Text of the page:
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Understanding recent crises in emerging markets

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  • Roberto Chang

Abstract

The world economy is going through a difficult and dangerous period. The recent Brazilian currency meltdown is one more in a series of events that includes the Asian crises of 1997-98 and the Mexican crash in 1994, and there is uncertainty about whether other emerging economies will be infected with the Brazilian virus. ; Dealing with crises in emerging economies is, therefore, an urgent matter. However, what to do about these crises is a source of heated debate. According to the author of this article, much of the confusion arises from the fact that accumulated knowledge about crises in emerging markets has proven inadequate for analyzing recent events. As a consequence, economists have developed new theories intended to shed light on current debates. ; In this article the author classifies the new theories into two main positions. The first, the bad policy view, argues that inappropriate government intervention provided incentives for the private sector to borrow too much and to invest in socially unproductive or excessively risky activities. The second category, the financial panic view, argues that the key issue was a maturity mismatch of assets and liabilities in national financial systems. The article compares the two viewpoints and concludes that the financial panic view has a more solid theoretical foundation and is consistent with a wider range of observations than the bad policy view.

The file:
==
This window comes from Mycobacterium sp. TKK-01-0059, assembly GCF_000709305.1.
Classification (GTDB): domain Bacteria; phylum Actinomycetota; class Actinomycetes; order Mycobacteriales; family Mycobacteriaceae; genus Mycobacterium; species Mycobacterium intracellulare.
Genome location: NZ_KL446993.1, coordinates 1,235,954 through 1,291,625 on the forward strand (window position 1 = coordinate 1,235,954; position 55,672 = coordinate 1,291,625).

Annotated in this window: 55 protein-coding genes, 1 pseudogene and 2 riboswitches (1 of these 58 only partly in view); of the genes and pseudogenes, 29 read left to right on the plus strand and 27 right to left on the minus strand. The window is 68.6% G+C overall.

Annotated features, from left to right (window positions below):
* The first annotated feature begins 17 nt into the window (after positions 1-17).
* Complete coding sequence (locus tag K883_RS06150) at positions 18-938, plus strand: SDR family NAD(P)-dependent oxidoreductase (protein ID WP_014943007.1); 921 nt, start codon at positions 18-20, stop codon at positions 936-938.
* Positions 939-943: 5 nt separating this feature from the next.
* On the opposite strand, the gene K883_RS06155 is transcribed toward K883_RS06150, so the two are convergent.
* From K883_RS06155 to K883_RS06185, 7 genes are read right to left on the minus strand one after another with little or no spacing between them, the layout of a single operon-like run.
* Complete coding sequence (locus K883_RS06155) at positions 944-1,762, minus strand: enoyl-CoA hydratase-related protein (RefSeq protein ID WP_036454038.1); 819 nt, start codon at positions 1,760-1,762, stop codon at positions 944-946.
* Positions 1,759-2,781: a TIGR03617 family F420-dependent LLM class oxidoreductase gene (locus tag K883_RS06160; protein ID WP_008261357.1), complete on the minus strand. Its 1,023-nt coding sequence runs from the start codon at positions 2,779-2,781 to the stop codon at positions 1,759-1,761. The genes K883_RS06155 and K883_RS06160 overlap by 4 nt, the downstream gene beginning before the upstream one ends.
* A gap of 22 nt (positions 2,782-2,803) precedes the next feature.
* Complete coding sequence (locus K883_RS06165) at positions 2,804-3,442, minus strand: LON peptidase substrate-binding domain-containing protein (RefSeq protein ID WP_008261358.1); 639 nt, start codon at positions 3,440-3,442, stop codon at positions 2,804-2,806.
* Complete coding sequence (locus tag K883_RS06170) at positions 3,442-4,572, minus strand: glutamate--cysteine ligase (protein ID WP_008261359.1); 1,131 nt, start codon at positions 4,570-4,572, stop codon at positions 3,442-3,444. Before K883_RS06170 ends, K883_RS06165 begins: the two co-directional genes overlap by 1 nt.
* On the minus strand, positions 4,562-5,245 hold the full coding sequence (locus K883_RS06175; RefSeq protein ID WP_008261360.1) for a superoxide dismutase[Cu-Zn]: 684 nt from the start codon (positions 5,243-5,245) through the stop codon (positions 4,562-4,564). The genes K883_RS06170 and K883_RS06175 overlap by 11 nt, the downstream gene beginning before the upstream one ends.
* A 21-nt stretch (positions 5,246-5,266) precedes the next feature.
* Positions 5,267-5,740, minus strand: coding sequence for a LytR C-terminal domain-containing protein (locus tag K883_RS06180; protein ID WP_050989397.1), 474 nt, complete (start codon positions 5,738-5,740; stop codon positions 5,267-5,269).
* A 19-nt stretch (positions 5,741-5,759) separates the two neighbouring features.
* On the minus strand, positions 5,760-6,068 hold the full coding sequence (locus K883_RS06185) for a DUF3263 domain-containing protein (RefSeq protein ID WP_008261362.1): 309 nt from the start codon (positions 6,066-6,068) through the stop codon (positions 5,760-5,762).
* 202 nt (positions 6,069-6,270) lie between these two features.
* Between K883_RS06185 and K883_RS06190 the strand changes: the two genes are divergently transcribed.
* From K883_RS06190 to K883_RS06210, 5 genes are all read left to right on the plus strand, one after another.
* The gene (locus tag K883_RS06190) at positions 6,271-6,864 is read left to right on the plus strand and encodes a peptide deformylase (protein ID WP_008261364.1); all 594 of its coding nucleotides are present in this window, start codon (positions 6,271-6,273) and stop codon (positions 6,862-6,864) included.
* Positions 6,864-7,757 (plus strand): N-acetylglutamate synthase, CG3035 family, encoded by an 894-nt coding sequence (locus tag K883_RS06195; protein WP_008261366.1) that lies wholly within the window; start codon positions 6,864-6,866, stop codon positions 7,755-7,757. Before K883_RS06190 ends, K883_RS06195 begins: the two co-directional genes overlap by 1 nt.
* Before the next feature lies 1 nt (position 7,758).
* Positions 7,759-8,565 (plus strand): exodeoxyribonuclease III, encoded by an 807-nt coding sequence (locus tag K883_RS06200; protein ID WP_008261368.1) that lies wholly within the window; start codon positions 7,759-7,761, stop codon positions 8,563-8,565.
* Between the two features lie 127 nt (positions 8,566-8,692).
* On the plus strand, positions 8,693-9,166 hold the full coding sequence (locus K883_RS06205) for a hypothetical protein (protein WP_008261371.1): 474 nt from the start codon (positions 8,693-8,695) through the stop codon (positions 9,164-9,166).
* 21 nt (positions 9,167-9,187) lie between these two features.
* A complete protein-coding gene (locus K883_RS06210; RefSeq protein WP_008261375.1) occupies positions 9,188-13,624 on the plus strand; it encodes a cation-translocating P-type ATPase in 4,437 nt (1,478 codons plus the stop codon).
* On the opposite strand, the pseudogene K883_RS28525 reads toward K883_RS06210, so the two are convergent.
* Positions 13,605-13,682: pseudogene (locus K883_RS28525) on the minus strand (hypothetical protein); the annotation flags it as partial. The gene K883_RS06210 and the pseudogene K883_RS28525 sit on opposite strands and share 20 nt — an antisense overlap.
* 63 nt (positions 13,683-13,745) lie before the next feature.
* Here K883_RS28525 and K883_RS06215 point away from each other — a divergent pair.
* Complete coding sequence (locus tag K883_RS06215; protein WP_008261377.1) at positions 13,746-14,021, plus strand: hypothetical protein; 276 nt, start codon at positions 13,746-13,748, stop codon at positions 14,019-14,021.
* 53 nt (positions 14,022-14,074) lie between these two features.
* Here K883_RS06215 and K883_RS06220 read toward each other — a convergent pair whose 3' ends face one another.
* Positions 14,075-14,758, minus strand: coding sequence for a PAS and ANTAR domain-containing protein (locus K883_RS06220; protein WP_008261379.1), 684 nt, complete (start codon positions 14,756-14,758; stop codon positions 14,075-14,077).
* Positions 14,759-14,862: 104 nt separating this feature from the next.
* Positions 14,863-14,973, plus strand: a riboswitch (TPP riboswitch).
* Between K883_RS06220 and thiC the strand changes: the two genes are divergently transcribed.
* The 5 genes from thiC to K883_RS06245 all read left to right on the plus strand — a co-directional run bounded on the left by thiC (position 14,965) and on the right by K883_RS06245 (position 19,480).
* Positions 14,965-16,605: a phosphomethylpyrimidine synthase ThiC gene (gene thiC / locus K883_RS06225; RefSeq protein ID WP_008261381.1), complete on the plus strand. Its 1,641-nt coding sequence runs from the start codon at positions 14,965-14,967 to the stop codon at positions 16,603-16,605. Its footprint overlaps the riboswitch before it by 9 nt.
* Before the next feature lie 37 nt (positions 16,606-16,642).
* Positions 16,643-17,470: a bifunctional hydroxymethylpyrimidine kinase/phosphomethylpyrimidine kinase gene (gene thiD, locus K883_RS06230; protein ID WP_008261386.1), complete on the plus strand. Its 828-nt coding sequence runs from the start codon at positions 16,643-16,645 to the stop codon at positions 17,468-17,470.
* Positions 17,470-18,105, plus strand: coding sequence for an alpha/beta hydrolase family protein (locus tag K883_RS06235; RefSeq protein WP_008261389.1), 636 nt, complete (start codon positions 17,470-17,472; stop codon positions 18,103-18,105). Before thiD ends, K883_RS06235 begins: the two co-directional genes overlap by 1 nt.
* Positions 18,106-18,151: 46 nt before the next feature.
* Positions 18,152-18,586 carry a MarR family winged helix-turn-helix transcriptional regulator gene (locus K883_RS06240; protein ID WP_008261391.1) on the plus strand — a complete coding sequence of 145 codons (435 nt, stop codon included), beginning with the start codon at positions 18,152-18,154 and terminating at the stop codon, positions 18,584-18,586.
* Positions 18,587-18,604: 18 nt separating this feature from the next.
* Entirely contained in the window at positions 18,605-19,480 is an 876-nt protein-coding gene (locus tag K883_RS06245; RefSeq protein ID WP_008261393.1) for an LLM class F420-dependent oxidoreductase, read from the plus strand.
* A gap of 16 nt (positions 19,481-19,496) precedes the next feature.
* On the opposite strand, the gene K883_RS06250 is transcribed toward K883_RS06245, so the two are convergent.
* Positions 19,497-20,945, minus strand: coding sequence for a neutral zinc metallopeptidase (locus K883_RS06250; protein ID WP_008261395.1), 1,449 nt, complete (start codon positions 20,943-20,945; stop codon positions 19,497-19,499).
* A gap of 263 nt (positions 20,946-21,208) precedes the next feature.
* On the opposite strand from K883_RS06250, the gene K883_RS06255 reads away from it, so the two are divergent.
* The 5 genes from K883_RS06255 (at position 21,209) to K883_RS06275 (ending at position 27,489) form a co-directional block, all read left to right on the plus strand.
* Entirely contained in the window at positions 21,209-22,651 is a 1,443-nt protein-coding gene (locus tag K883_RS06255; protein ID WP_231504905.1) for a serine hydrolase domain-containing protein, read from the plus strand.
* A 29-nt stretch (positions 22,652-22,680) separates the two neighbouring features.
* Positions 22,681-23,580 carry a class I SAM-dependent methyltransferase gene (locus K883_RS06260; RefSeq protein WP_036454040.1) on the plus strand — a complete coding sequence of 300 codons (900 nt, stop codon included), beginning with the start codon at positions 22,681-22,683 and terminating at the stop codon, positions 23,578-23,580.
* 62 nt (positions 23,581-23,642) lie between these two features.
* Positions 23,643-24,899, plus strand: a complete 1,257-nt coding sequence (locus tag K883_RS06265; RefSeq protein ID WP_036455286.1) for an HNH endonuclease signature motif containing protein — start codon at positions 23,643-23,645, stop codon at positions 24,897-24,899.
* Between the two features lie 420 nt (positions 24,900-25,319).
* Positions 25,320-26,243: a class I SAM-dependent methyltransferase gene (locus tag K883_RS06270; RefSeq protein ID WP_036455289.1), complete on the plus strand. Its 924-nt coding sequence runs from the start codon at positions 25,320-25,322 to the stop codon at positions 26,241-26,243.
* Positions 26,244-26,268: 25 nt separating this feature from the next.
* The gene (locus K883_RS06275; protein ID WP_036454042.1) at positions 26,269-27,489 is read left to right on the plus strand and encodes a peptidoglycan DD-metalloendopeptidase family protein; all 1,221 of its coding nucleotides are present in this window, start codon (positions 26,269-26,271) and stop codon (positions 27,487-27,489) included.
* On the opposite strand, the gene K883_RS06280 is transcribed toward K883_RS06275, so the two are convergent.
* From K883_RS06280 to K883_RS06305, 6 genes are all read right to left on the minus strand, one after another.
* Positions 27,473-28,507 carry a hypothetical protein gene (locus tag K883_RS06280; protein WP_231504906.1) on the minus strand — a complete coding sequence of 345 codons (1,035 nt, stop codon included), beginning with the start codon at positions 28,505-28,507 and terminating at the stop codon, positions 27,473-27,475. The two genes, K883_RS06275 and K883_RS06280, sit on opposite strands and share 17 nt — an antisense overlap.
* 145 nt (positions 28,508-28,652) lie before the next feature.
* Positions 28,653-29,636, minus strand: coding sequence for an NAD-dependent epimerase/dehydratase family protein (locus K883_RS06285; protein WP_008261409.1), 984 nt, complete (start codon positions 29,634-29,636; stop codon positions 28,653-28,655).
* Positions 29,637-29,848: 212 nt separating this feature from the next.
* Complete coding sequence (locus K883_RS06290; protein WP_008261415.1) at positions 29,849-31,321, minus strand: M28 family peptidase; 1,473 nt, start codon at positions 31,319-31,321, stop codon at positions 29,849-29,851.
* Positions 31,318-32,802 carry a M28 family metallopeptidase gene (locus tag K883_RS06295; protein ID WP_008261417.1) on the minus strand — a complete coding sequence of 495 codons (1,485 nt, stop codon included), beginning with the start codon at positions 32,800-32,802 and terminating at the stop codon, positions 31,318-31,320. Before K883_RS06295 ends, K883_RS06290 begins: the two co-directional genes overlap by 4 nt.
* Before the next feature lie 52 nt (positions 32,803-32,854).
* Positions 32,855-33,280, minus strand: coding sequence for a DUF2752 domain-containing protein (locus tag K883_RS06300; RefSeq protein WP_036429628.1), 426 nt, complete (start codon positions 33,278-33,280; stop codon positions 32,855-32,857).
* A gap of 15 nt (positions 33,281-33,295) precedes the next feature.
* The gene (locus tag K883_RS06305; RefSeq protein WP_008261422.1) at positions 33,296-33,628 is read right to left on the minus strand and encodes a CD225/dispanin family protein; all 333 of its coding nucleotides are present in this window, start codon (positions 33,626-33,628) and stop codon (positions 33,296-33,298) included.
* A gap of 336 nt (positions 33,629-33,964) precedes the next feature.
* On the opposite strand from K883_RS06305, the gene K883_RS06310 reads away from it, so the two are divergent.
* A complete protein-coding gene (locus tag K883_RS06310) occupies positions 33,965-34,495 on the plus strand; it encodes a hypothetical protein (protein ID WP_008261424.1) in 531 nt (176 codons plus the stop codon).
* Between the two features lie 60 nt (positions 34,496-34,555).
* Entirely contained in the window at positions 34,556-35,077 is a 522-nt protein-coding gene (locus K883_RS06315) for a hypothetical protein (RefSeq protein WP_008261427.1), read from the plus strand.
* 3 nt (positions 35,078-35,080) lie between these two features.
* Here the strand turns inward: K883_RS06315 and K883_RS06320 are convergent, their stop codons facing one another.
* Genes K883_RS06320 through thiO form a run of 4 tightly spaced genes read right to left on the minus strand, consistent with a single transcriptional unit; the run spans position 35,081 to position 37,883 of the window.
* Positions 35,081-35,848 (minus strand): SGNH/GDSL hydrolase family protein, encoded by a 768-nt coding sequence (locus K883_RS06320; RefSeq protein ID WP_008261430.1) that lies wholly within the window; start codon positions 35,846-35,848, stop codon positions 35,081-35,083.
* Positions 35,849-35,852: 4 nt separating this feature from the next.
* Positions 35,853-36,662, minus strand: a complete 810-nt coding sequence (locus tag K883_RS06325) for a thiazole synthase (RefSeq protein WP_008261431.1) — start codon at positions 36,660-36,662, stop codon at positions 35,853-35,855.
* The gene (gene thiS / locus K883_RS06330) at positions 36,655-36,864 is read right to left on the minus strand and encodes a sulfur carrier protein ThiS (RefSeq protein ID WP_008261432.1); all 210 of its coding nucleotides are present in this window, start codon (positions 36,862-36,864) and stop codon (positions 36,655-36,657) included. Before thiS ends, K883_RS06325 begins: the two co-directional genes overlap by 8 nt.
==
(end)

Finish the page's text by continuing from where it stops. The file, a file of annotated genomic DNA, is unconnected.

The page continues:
Suggested Citation

  • Roberto Chang, 1999. "Understanding recent crises in emerging markets," Economic Review, Federal Reserve Bank of Atlanta, issue Q2, pages 6-16.
  • Handle: RePEc:fip:fedaer:y:1999:i:q2:p:6-16:n:v.84no.2
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    References listed on IDEAS

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    Cited by:

    1. Moh. Khusaini, 2002. "The Role of Economic Fundamentals in Explaining Indonesian Currency Crisis," International Center for Public Policy Working Paper Series, at AYSPS, GSU paper0219, International Center for Public Policy, Andrew Young School of Policy Studies, Georgia State University.
    2. Muhammad Naveed TAHIR & Faran ALI & Dawood MAMOON, 2016. "Appropriate Exchange Rate Regime for Economic Structure of Pakistan," Turkish Economic Review, KSP Journals, vol. 3(4), pages 629-641, December.
    3. Moledina, Amyaz A. & Roe, Terry L. & Shane, Mathew, 2004. "Measuring Commodity Price Volatility And The Welfare Consequences Of Eliminating Volatility," 2004 Annual meeting, August 1-4, Denver, CO 19963, American Agricultural Economics Association (New Name 2008: Agricultural and Applied Economics Association).
    4. Bems, Rudolfs & Jönsson, Kristian, 2002. "Financial Crisis in Emerging Markets and the Optimal Bailout Policy," SSE/EFI Working Paper Series in Economics and Finance 520, Stockholm School of Economics, revised 08 Oct 2004.
    5. Guillermo Javier Vúletin, 2002. "Regímenes Cambiarios y Performance Fiscal ¿Generan los Regímenes Fijos Mayor Disciplina que los Flexibles?," Department of Economics, Working Papers 042, Departamento de Economía, Facultad de Ciencias Económicas, Universidad Nacional de La Plata.
    6. Xinshen Diao & Wenli Li & Erinc Yeldan, 2000. "How the Asian crisis affected the world economy : a general equilibrium perspective," Economic Quarterly, Federal Reserve Bank of Richmond, issue Spr, pages 35-59.
    7. Chang, Roberto, 2007. "Financial crises and political crises," Journal of Monetary Economics, Elsevier, pages 2409-2420.
    8. Guillermo J. Vuletin, 2004. "Exchange Rate Regimes And Fiscal Performance. Do Fixed Exchange Rate Regimes Generate More Discipline Than Flexible Ones?," Econometric Society 2004 North American Winter Meetings 474, Econometric Society.

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